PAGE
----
Livyatan was a large, toothed, whale that swam in oceans that covered what is now South America and Australia (likely most of the southern hemisphere given that range) during the Serravalian stage of the Miocene epoch, between thirteen and twelve million years ago. However, teeth that appear to be from Livyatan, found in Australia are dated at only between five and six million years old, pushing this animal's success much further through time. (If it is, in fact, the same genus, and if not it's still from an extremely close relative.) Only teeth and parts of the skull have been found, but based on this, experts have estimated the animal's body length to have been between forty four and fifty seven feet long from snout to tail. The genus name is the Hebrew spelling of the word, Leviathan, which was an enormous sea monster from biblical mythology. The species name, melvillei, is in honor of Herman Melville, the author of the classic novel, Moby Dick...which is about a huge whale...in case you didn't know.
|Livyatan immobilizing a young megalodon shark. Painting by Christopher DiPiazza.
Livyatan was in the same major family of whales as the modern Sperm Whale. Sperm whales (which Moby Dick was based on) are the largest living toothed whales. However, they only have teeth on the lower jaw. Sperm Whales eat almost exclusively giant squid. Unfortunately we don't know exactly how they hunt because a Sperm Whale has never been observed in the act due to the fact that they dive down too deep, where the squid live, for us to observe the hunting behavior. We know large squid make up most of their diets, however, because humans used to hunt Sperm Whales for their oil and during dissection/butchering, squid have always been found upon cutting open the stomach. We also see scars and marks from giant squid tentacles on the faces of many Sperm Whales from their prey fighting back before being consumed.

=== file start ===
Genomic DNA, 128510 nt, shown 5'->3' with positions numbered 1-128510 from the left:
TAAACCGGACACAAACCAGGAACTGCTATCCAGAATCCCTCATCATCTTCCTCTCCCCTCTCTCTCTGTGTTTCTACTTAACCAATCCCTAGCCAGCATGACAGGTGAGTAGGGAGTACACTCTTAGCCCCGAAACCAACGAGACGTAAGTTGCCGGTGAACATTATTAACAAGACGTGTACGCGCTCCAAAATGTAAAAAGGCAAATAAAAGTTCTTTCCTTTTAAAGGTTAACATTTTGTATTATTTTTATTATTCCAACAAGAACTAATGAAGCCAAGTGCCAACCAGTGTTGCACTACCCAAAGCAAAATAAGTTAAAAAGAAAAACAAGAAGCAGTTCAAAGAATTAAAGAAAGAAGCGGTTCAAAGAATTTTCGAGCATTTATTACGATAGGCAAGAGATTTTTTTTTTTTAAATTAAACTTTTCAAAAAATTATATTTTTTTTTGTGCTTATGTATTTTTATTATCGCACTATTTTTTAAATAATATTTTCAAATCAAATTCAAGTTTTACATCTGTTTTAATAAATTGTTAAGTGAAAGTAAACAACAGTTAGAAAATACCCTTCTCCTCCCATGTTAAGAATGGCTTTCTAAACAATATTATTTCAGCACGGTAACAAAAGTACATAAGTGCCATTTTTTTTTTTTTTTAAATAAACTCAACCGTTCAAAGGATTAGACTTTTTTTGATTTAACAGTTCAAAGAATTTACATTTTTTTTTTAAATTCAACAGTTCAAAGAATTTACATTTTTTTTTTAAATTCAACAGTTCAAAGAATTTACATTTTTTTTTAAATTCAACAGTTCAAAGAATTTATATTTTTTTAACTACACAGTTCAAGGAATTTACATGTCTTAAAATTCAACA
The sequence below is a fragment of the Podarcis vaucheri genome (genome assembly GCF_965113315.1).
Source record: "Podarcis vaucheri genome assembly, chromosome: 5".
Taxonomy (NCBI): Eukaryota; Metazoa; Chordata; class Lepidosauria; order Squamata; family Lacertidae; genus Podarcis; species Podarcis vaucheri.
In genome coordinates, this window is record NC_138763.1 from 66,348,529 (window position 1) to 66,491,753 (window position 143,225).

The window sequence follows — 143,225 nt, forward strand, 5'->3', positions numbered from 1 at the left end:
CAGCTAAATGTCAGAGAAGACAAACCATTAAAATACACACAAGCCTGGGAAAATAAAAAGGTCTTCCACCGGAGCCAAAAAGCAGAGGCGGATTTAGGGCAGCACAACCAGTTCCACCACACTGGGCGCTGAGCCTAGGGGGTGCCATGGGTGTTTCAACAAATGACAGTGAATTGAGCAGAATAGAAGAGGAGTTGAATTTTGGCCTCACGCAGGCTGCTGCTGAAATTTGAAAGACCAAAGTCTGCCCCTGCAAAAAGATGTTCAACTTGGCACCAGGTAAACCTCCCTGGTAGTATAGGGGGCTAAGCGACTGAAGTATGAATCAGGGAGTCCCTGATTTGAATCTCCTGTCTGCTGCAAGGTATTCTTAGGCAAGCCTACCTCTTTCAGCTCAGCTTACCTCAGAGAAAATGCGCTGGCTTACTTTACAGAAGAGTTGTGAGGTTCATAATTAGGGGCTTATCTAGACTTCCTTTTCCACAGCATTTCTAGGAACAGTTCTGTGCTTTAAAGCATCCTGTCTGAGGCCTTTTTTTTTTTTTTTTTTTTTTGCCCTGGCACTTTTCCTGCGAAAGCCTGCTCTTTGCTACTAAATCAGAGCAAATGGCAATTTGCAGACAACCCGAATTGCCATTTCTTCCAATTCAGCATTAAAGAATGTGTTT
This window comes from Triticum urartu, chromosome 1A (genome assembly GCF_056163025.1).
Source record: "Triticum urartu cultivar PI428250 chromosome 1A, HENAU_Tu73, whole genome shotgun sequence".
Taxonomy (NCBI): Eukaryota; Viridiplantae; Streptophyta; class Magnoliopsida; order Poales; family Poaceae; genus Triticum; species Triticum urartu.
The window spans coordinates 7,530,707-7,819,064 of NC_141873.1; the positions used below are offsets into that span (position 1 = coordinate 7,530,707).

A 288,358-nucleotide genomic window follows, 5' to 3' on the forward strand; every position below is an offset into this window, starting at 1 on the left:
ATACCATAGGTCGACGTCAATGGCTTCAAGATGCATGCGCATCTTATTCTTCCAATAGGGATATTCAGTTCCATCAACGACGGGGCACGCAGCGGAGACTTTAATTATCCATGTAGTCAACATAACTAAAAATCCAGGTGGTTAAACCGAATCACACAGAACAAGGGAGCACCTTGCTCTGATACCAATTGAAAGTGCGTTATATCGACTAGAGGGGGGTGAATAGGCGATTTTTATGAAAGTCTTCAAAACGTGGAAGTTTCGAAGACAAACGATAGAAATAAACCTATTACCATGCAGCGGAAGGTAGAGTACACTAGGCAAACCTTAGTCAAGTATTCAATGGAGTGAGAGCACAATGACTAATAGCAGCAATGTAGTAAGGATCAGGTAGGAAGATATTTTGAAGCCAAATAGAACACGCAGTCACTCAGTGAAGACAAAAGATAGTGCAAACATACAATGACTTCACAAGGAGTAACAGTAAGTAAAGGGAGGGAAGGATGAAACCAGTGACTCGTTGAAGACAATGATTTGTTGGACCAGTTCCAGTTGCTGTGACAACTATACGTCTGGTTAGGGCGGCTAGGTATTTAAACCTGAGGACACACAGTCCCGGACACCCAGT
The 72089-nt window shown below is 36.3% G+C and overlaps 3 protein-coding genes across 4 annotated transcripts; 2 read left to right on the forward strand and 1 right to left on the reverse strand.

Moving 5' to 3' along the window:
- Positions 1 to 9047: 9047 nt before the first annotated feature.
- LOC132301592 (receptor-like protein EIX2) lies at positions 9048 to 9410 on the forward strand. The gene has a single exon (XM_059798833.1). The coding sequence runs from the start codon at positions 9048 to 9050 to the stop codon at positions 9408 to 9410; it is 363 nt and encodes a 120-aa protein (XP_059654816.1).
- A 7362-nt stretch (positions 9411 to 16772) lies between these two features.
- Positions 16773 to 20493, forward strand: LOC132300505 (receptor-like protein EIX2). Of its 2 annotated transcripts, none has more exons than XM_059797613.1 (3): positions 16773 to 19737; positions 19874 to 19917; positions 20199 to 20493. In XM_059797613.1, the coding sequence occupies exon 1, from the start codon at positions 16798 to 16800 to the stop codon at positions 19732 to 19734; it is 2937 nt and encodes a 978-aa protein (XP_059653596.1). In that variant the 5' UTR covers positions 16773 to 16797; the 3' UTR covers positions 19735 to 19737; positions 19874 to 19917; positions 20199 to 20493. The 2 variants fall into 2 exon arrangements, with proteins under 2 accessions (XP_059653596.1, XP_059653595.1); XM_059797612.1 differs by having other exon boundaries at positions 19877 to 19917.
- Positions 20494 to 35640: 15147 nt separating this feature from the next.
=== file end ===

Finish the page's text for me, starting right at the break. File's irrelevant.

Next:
Livyatan, on the other hand, despite being a close relative to Sperm Whales, may not have behaved, let alone, hunted the same way as their modern family members. One very striking difference is that Livyatan had proportionally larger, more robust teeth, and a full set of them at that, on the lower and upper jaws. Some of these teeth measure fourteen inches long! This suggests it was not a squid specialist. The fact that the teeth are so large and thick, points to Livyatan being more of a hunter of larger, more general prey that it would utterly pulverize via monstrous bites. This makes sense, since we know Livyatan coexisted with plenty of other large sea creatures, including seals, sea lions, sharks, dolphins, and slightly smaller whales. That's right, Livyatan, may have been a hunter of other whales! (Which isn't unheard of. Orcas do it all the time.) I find it worth noting that Carcharodon megalodon, (the giant predatory shark that is most certainly NOT still alive today, despite what Discovery Channel's idiotic shows suggest) was a contemporary of Livyatan's. It is likely that the two were competitors, being similarly-sized predators. They may have even preyed on each other depending on the circumstances!
|Cast of Livyatan's skull on display at the Museo di Storia Naturale e del Territorio, in Italy.
The rest of Livyatan's skull was shaped similarly to that of a modern Sperm Whales. This suggests that in life it had a large mass of soft tissue taking up most of the front of it's head, called a spermaceti organ. This body part is full of oil and fat that helps whales use echolocation to navigate underwater. Because of this it is likely Livyatan could do the same. It also probably used complex vocalizations to communicate to members of its own species, as well.
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Lambert, Olivier; Bianucci, Giovanni; Post, Klaas; de Muizon, Christian; Salas-Gismondi, Rodolfo; Urbina, Mario; Reumer, Jelle (1 July 2010). "The giant bite of a new raptorial sperm whale from the Miocene epoch of Peru Nature. 466 (7302): 105–108.
Norris, K.S. & Harvey, G.W. (1972). "A theory for the function of the spermaceti organ of the sperm whale". In Galler, S.R; Schmidt-Koenig, K; Jacobs, G.J. & Belleville, R.E. Animal orientation and navigation. NASA, Washington, D.C. pp. 397–417.